Review: Jim Beam “Devil’s Cut” Bourbon

In whiskeymaking, you lose a large amount of spirit to evaporation as it sits in barrels for years. This is an accepted part of the process, and the spirit that vanishes into the air is known, poetically, as “the angel’s share.”

With tongue firmly in cheek, Jim Beam is (soon) releasing this new whiskey: Devil’s Cut, meant to refer to the spirit “trapped deep in the barrel.”

I’m not sure if Jim Beam is really “tapping” into this wood-imprisoned spirit (or how it would even be possible), but either way a brand is born: Devil’s Cut, 90 proof, intended as a deeper, more intensely wooded spirit.

The whiskey is a winner. It offers a bigger wood profile than standard white label Jim Beam, but it isn’t overdone, as many extra-oaked whiskeys tend to be. Devil’s Cut is much smoother and sweeter than its infernal nickname would imply, featuring classic Bourbon character — vanilla and wood — plus an infusion of cinnamon and allspice. It’s not terribly complex — or, even at 90 proof, very fiery — but it is all in balance.

Pricing hasn’t been announced (and packaging is not yet finished, although based on preliminary bottles I’ve seen, you can expect a “burning” theme), but I expect it will fall in the $18 to $25 range. Not a bad deal from a continually underrated distillery.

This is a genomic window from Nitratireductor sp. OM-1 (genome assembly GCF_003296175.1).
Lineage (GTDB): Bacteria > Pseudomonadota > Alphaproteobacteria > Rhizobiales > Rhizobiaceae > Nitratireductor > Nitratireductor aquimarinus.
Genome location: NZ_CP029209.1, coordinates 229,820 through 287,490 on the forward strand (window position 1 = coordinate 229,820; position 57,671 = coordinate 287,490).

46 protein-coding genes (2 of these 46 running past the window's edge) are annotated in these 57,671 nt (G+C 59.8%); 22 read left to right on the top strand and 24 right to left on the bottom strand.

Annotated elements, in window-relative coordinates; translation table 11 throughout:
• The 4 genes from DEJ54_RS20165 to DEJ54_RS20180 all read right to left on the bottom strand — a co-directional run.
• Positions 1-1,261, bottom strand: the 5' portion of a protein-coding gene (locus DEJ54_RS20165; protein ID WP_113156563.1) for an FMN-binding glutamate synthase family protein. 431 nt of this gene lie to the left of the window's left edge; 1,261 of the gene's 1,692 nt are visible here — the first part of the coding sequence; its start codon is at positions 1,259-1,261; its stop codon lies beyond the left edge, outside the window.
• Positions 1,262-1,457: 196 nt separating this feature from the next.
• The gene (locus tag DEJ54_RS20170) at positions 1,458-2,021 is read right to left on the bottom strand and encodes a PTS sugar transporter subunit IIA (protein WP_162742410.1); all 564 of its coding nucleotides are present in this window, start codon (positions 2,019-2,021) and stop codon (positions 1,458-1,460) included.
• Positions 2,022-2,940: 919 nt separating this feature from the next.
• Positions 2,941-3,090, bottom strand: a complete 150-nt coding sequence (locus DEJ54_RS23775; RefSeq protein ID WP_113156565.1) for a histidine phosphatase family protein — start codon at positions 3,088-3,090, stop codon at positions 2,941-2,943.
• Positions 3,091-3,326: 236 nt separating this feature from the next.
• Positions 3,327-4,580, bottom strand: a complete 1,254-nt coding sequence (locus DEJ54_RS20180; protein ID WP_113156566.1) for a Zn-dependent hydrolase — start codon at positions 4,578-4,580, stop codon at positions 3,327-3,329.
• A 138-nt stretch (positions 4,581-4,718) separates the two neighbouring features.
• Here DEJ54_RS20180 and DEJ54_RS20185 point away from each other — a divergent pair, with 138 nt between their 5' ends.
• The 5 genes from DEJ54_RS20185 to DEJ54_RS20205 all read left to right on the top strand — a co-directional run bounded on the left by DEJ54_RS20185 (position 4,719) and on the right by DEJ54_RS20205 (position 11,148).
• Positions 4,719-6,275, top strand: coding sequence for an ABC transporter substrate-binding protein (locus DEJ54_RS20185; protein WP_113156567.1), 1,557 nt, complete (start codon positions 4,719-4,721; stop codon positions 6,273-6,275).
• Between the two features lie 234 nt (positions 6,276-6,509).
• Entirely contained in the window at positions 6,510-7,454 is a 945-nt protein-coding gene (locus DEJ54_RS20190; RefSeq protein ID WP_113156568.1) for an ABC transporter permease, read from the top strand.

UPDATE: Final bottle shot added below.

A- / $TBD / jimbeam.com

devils cut jim beam Review: Jim Beam Devils Cut Bourbon

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4 Responses to Review: Jim Beam “Devil’s Cut” Bourbon

  1. Delicious bourdon. It has the classic Jim Beam notes but with an additional woody punch. It has all the wood flavor of an assertive whiskey like Jack Daniels, but without the resiny, oily finish.

    Give it a spin. Great with Coke.

  2. I’m a big fan of the flavor of Jim Beam, but not of their choice of current spokeskid: Kid f**king Rock. The thought of even a shard of one penny that I paid for a bottle going to this guy (unless it’s inserted under one of his fingernails) makes me pick up a competing brand.

  3. In Taste, which is the magazine for the Pennsylvania Liquor Control Board, there is this sentence ” Jim Beam developed a proprietary process to remove the whiskey from the barrel wood”.

  4. Kenneth Rathburn

    Tried a shot of this before even trying the standard Jim Beam. This one feels even smoother than regular JB, to my surprise. Good stuff on both ends though.

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